It is now our second International Workers’ Day in some form of lockdown, and it is becoming increasingly clear the devastating impact which Covid-19 has had on workers.
We are all deeply indebted to our key workers who undertook enormous personal risk to ensure that people’s needs were met during the pandemic. I’m especially thankful to those working in the NHS, who worked under incredible pressure to see us through the largest public health crisis the country has faced in generations.
So many of these key workers are not properly paid, with many across sectors living on minimum or low wages. I had hoped, towards the start of the pandemic, that this would be a reckoning for the nature of work and redress pay inequalities. Perhaps it would allow us to see how essential supermarket staff, delivery drivers, dustbin men and cleaners were to the functioning of society. However, billionaire bosses have failed to give these workers the respect they deserve and ensure that they earn a fair wage. The Government has set a poor example by denying nurses an inflation-busting pay rise and therefore giving them a real-terms pay cut.
Further to this, we saw the definition of a key worker being stretched beyond the breaking point. Many who took on risks to their health and safety did not do so because of society’s needs, but rather pressure from their bosses. Many workers, such as estate agents and chefs, worked throughout the pandemic despite not working in essential sectors.
As the lockdown eases, I fear that workers may be expected to take on ever-greater risks. Now that businesses and shops are opening, teachers, supermarket staff, and many other workers will be more exposed to the virus than ever. As workers in these sectors tend to be younger, it’s unlikely that many would have received the vaccine. During discussions on vaccine passports, the vaccination status of those working at bars, restaurants and on flights was an afterthought.
Not only have many firms disregarded the safety of their workers, but some have even used the pandemic as a smoke screen to erode our hard-won rights. The use of Fire and Rehire tactics – where businesses forcefully dismiss workers and rehire them on worse contracts – has become widespread during the pandemic. I spoke out about this practice last week in Parliament, which places an immediate financial burden on workers, exposes them to more precarious relationships with employers and, in some cases, might even jeopardise retirement plans.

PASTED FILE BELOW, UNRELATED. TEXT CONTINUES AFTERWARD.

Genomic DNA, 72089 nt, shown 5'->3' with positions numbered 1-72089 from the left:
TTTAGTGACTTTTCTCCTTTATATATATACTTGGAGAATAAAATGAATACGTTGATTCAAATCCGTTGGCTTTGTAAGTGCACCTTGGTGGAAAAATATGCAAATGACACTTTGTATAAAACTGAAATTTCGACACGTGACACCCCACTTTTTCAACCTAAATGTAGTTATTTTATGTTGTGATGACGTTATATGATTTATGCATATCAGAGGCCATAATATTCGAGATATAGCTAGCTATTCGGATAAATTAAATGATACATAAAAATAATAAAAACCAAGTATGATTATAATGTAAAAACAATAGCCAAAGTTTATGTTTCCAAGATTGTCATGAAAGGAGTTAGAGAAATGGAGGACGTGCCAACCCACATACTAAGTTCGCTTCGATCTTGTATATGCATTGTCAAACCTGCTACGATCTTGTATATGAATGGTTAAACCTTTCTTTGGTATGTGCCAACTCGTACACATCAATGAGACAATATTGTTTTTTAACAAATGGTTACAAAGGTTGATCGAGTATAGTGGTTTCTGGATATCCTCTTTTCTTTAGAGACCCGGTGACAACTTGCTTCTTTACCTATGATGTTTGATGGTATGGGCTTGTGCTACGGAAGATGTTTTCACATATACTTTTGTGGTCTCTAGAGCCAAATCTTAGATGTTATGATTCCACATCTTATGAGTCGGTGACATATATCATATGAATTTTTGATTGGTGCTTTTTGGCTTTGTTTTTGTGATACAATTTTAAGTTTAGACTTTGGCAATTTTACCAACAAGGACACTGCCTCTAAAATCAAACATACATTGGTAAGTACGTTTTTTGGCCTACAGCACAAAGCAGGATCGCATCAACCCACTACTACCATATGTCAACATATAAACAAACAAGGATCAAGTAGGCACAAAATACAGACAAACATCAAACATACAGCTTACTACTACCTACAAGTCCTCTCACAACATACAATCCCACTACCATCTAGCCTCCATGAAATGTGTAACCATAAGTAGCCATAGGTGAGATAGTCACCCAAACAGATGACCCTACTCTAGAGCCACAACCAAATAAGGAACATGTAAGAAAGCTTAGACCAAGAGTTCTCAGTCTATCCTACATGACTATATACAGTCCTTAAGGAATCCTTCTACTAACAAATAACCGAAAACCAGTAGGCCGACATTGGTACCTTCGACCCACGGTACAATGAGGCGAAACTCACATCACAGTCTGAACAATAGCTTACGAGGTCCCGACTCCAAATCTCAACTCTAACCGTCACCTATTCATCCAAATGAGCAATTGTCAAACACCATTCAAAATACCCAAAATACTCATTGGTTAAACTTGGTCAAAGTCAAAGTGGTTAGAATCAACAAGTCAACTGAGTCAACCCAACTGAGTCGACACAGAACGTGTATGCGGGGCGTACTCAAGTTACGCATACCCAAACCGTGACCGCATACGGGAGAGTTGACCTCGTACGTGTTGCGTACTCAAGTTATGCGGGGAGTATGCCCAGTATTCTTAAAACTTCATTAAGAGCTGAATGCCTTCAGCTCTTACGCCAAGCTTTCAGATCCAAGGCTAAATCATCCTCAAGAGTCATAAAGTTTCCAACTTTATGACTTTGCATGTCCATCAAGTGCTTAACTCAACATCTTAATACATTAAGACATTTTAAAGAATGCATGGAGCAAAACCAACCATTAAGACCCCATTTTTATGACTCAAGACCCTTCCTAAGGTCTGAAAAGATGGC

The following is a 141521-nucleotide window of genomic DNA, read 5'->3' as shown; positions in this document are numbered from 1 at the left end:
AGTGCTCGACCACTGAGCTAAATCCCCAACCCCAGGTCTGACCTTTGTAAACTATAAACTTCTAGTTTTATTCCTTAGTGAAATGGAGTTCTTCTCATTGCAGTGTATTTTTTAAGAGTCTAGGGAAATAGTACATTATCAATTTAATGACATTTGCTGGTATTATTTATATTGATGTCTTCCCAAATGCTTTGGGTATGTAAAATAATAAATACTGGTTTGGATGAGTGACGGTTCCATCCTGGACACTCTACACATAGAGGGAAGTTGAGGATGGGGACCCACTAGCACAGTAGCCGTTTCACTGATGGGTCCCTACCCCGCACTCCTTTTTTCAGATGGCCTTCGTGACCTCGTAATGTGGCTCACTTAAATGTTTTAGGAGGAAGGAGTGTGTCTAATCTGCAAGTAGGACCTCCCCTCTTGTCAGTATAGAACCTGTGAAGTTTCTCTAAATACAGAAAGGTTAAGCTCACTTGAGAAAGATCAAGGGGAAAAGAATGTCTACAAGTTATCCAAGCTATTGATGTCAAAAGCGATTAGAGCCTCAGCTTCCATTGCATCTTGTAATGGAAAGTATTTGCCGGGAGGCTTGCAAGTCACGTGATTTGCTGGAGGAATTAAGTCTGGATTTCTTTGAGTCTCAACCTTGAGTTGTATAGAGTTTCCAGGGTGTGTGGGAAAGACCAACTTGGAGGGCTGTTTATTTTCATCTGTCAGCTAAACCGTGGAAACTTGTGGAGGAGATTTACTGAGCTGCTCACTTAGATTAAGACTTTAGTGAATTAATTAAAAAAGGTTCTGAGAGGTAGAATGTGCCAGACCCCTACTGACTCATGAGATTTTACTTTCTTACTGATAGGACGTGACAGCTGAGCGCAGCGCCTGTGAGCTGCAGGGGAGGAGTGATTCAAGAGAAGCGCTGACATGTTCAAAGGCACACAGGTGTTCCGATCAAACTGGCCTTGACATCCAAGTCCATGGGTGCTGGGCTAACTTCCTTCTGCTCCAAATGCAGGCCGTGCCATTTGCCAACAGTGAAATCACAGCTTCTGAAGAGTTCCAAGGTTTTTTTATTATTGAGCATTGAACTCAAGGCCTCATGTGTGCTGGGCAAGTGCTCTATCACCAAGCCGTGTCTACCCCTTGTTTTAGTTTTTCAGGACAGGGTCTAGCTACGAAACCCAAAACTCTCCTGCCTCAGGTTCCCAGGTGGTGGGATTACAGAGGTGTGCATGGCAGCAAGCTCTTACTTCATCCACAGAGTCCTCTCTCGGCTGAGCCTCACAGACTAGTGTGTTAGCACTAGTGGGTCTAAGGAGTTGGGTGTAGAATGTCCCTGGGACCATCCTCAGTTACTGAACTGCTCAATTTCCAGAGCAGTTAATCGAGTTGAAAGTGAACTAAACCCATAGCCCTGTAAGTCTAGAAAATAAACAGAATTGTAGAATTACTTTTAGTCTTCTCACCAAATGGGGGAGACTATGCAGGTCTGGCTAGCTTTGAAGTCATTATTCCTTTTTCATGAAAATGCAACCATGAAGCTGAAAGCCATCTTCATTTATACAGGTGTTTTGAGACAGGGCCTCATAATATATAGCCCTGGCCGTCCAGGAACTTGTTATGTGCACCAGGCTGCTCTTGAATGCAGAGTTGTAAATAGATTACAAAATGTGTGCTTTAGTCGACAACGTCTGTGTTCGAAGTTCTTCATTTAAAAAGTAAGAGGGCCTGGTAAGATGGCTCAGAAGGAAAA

We have also seen soaring unemployment during this period, with many more facing the risk of redundancy when the furlough scheme comes to an end. The UK’s benefit claimant count has increased by 113.2% since March 2020. In Cynon Valley, the number of unemployment claimants has almost doubled from March 2020 to just over 3,000. Unemployment has a well-known negative effect on both mental and physical health. Rajendra Kadel, from Public Health Wales, has said: “A one per cent fall in employment in working-age people may be associated with about a two per cent increase in chronic health conditions. Coronavirus could result in 900,000 more working-age people in the UK developing chronic health conditions due to reduced employment.”
The cohort most affected by this fall in employment is the 16-24 age group. Under-25s have accounted for three in five jobs lost during the Covid-19 pandemic. I really feel for those leaving school or university who not only had their last year of education hindered, but now face an uncertain future. Welsh Labour is doing exciting work in creating a jobs and training guarantee for under-25s to ensure that young people continue to get meaningful opportunities during and beyond the pandemic. However, very little action has been taken by central Government to address these glaring issues.
This International Workers’ Day, the Government must step up to the mark. More needs to be done to protect and remunerate key workers, uphold our hard-won employment rights, and create lasting, high-quality jobs as we come out of lockdown. This pandemic could be a reckoning where we finally appreciate the value that workers create in society and rebuild in a way which shares wealth and opportunities more equitably in society.